When the Christian doctrine of the Incarnation began to be proclaimed it immediately provoked strong reactions. Jews thought it a horrible blasphemy, Greeks a foolish absurdity. From the moment of their first encounter with it they realised its revolutionary implications for the world of thought and religion and reacted accordingly. So radical were these implications that even many who were attracted by the figure of Jesus rejected them and most of the heresies which the primitive Church had to battle, from Gnosticism to Arianism, aimed quite precisely at removing the doctrine of Incarnation from the Christian credo.
However with the spread of Christianity and the passage of time Incarnation became the new normal. It’s implications did not stop being revolutionary but these implications for the most part did stop being considered. Humans adapted to the extraordinary by banalising it, ignoring it or denying it under a form of words which implied accepting it. It belongs, however, to the peculiar genius of the Catholic Church that it is this doctrine above all others which she has held patiently, doggedly and unapologetically before the eyes of the faithful and the world these past two millennia or so. It is this which lies behind the myriad images of the baby Jesus and the crucified Christ, behind the cult of Mary and the saints, behind the relics, the shrines, the pilgrimages and most of all behind the holy sacrifice of the Mass as the ‘source and summit of Christian life.’ To the extent that we simply consider these things severally and together as just being the Catholic ‘brand’ the stuff that Catholics do then we miss the point that it is not just what Catholicism does but also what Catholicism is. To see why this is so we need to step back several paces so that we can encounter the doctrine of Incarnation as if for the first time. Click here to read more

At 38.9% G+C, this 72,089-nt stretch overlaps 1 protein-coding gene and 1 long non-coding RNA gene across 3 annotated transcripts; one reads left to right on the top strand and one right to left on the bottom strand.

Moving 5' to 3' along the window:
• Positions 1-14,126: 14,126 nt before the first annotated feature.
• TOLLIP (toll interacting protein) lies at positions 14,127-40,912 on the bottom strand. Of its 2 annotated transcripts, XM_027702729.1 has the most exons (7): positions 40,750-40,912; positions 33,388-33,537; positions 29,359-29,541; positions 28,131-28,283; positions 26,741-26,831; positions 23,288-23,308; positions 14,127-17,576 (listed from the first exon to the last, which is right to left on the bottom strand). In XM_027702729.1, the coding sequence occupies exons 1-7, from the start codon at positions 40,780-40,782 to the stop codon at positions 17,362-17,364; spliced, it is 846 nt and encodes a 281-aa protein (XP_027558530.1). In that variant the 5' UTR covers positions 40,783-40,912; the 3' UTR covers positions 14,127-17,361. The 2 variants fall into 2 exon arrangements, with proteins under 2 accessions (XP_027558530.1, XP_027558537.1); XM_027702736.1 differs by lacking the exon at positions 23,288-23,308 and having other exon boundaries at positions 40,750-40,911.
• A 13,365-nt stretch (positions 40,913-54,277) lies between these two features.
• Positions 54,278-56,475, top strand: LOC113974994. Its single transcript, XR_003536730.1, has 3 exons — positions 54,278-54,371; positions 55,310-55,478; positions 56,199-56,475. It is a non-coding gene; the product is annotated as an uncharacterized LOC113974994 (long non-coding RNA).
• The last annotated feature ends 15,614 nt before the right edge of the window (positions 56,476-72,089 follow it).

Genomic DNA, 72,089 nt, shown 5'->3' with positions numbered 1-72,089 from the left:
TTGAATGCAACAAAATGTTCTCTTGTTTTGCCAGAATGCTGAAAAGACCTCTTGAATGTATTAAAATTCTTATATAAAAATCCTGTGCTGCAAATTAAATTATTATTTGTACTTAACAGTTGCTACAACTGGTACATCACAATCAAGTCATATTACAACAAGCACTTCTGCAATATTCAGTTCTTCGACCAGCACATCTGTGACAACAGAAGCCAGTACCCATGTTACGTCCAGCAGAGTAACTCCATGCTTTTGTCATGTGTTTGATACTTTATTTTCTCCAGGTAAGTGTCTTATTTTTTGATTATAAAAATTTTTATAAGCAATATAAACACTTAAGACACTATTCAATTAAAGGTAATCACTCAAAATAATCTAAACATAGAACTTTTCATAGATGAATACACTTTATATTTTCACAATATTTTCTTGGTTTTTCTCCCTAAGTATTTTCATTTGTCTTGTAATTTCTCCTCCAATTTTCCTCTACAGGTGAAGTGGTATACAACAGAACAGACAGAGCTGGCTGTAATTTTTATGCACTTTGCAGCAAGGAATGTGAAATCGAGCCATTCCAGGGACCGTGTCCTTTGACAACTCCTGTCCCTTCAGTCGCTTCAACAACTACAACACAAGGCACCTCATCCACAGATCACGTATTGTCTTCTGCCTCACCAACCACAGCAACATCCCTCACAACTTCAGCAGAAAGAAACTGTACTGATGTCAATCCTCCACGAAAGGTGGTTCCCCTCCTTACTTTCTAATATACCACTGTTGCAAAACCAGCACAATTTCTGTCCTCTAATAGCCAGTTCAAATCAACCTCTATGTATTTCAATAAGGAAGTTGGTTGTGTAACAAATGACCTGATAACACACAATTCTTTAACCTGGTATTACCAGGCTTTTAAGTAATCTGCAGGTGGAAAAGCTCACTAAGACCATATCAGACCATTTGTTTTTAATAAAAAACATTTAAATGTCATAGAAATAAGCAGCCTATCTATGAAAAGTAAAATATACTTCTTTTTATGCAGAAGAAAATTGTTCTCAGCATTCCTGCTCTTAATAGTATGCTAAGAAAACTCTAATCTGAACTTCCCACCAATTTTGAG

Are you searching for true joy? Has joy been missing from your life, or that of a loved one?
Joy is both a virtue and a fruit of the Holy Spirit. It provides an experience of happiness parallel to nothing else; a sense of deep contentment and satisfaction.
Pope Emeritus Benedict XVI shared his thoughts on this virtue in his 2012 address at World Youth day, where he stated, Read more…
What can be done to alleviate the suffering of the poor and homeless? How can one person make a meaningful difference? Caring for the poor and homeless requires that we first acknowledge that the poor and homeless exist and need assistance from you and me. Leaving the task to someone else means that we lack compassion and have only pity.
Watch this very interesting, short video, from the New York City Rescue Mission. It has received over 5 million views. I hope it has the same affect on you that it had on me: to raise your self-awareness of the plight of the poor and homeless. Read more at…
I reflect on what the short Catholic Epistle of St Jude the Apostle teaches us. Considering in particular the path dominated by sensuality and that dominated by the spirit. With a digression, courtesy of Blessed John Henry Cardinal Newman, on the subject of the right use of Scripture as opposed to the doctrine of Sola Scriptura
Because I have a short attention span I’ve always had a soft spot for the Very Small Books in the Bible. I’m especially fond of the Old Testament books of Ruth and of Jonah. They are good stories and, apart from their religious content are full of little vignettes of human emotion from tender love to extreme crabbiness. The Very Small Books of the New Testament are more ‘difficult’ since they lack narrative and touch on deep spiritual and theological themes which you can’t really get to grips with unless you have a good working knowledge of the ideas contained in the rest of the NT. Nonetheless the Catholic Epistle of St Jude the Apostle has several things going for it, its only 25 verses long, it illustrates the wheat and tares parable of our Lord and it is attributed to the patron saint of lost causes who is an appropriate patron for this little cottage blog that dreams of international stardom.